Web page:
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Absentee voting is expected to skyrocket in Wisconsin on Nov. 3. Here's how to do it

Absentee voting is expected to skyrocket in Wisconsin on Nov. 3. Here's how to do it

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With a stubbornly persistent virus making face-to-face interaction potentially dangerous and hampering efforts to recruit poll workers, more than 1 million of Wisconsin’s 3.5 million registered voters have already requested absentee ballots for the Nov. 3 election, and election officials are predicting some 80% of voters could ultimately vote absentee.

That’s significantly more than in a non-pandemic presidential election year, when the percentage of absentee voters can be in the single digits, and it means that for a lot of people, 2020 will be their first experience with voting absentee.

Municipal clerks were required by law to begin sending out absentee ballots Thursday to those who already requested them, and for those who still haven’t requested them but want to, there are four ways to do it:

People planning to vote absentee for the first time from their current addresses will need to provide a copy of a qualifying photo ID, in line with the state’s photo ID law. The MyVote website prompts voters to upload a photo of their ID, while requests by mail will require a paper copy of the ID and email requests an image of the ID in the body of the email or attached to the email.

While the April 7 spring election and presidential primary and Aug. 11 primary elections gave new absentee voters a taste of the process, presidential elections typically see much higher turnout. Turnout for the April election was about 34%, for example, while turnout for presidential elections has been running about twice that.

The Madison City Clerk’s Office is urging voters to request absentee ballots sooner rather than later, but the deadline for making a request is 5 p.m. on Oct. 29, the Thursday before the Nov. 3 election. The office is also promoting “Mail It Back Monday” on Oct. 19 to provide enough time for the ballot to make its way through the U.S Postal Service. The city is also staffing dozens of ballot drop-off sites over the next six weeks. A full list with times and dates they’re open can be found at go.madison.com/ballot-dropoff-sites.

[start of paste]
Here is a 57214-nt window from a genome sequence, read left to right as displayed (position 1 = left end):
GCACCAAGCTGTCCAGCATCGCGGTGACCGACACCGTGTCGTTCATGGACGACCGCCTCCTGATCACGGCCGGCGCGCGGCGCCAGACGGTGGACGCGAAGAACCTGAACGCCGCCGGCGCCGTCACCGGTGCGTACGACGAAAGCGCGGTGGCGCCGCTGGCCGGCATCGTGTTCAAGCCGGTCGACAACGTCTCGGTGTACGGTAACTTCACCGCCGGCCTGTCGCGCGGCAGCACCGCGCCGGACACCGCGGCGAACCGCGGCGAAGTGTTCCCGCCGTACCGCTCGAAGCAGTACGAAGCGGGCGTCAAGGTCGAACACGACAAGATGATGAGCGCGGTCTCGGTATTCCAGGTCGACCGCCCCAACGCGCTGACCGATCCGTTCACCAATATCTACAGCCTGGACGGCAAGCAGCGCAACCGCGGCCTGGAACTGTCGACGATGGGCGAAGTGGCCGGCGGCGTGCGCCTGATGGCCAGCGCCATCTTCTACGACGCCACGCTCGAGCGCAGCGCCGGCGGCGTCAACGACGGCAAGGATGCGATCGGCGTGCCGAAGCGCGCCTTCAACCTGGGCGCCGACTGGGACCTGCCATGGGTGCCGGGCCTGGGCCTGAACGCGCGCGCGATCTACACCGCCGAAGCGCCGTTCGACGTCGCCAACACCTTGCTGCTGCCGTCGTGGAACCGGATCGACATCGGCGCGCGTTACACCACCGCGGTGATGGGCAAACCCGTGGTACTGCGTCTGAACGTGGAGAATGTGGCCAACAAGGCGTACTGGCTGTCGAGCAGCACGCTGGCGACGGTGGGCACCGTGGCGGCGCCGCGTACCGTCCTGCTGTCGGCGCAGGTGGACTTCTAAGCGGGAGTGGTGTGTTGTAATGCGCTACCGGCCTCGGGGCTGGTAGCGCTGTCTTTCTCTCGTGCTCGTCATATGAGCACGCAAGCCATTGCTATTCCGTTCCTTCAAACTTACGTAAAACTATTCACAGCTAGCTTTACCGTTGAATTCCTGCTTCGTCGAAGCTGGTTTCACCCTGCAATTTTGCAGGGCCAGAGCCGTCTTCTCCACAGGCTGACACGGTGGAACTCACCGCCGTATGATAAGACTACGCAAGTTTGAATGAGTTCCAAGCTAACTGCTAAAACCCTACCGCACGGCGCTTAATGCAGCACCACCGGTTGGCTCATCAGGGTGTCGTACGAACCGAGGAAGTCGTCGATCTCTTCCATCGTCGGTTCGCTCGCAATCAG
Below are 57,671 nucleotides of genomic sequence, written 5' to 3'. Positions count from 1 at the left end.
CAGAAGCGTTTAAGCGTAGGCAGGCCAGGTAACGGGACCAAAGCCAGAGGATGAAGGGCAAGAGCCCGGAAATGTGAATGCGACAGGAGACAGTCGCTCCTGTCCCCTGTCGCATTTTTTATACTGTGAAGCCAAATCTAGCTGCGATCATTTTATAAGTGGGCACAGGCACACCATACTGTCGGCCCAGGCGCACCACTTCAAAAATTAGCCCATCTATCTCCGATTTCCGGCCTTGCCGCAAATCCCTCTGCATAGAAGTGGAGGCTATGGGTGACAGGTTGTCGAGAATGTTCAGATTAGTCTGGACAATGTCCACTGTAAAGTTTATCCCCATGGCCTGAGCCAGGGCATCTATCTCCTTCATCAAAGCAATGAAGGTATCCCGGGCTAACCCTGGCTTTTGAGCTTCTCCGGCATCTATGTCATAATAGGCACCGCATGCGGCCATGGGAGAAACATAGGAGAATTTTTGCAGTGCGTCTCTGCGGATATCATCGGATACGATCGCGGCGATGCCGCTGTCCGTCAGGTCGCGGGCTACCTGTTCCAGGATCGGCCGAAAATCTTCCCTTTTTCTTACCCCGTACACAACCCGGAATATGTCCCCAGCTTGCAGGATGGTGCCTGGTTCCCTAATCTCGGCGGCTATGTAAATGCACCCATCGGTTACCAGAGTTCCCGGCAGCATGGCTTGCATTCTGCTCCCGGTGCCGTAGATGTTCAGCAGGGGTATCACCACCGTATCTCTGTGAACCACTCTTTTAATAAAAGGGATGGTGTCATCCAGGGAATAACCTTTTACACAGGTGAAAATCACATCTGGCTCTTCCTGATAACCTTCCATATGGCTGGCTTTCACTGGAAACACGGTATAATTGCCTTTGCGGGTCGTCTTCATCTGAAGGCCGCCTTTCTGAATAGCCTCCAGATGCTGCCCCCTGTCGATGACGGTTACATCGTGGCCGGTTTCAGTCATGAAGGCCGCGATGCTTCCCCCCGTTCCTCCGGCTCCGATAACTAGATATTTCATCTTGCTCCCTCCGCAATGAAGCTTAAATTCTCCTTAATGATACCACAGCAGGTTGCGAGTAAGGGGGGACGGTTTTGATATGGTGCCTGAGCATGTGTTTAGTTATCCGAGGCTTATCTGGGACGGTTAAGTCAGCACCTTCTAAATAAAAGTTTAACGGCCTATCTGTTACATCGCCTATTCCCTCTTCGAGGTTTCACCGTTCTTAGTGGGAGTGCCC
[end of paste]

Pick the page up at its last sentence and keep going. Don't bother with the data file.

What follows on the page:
Madison and state officials point to a couple of common reasons absentee ballots are rejected: They arrive too late or don’t have required documentation.

Madison clerk’s office employee Maggie McClain said to make sure the certificate envelope that comes with the ballot is completely filled out.

“A complete certificate envelope will have the voter’s signature, the witness signature and the witness address,” she said. “If any of those pieces are missing, the absentee ballot would be rejected at the polls on Election Day.”

Wisconsin Elections Commission spokesman Reid Magney said the other major problem in the April election was that some ballots arrived after the polls closed on Election Day at 8 p.m.

“A complete certificate envelope will have the voter’s signature, the witness signature and the witness address. If any of those pieces are missing, the absentee ballot would be rejected at the polls on Election Day.” Maggie McClain, Madison City Clerk’s Office

"A complete certificate envelope will have the voter’s signature, the witness signature and the witness address. If any of those pieces are missing, the absentee ballot would be rejected at the polls on Election Day."

Maggie McClain, Madison City Clerk's Office

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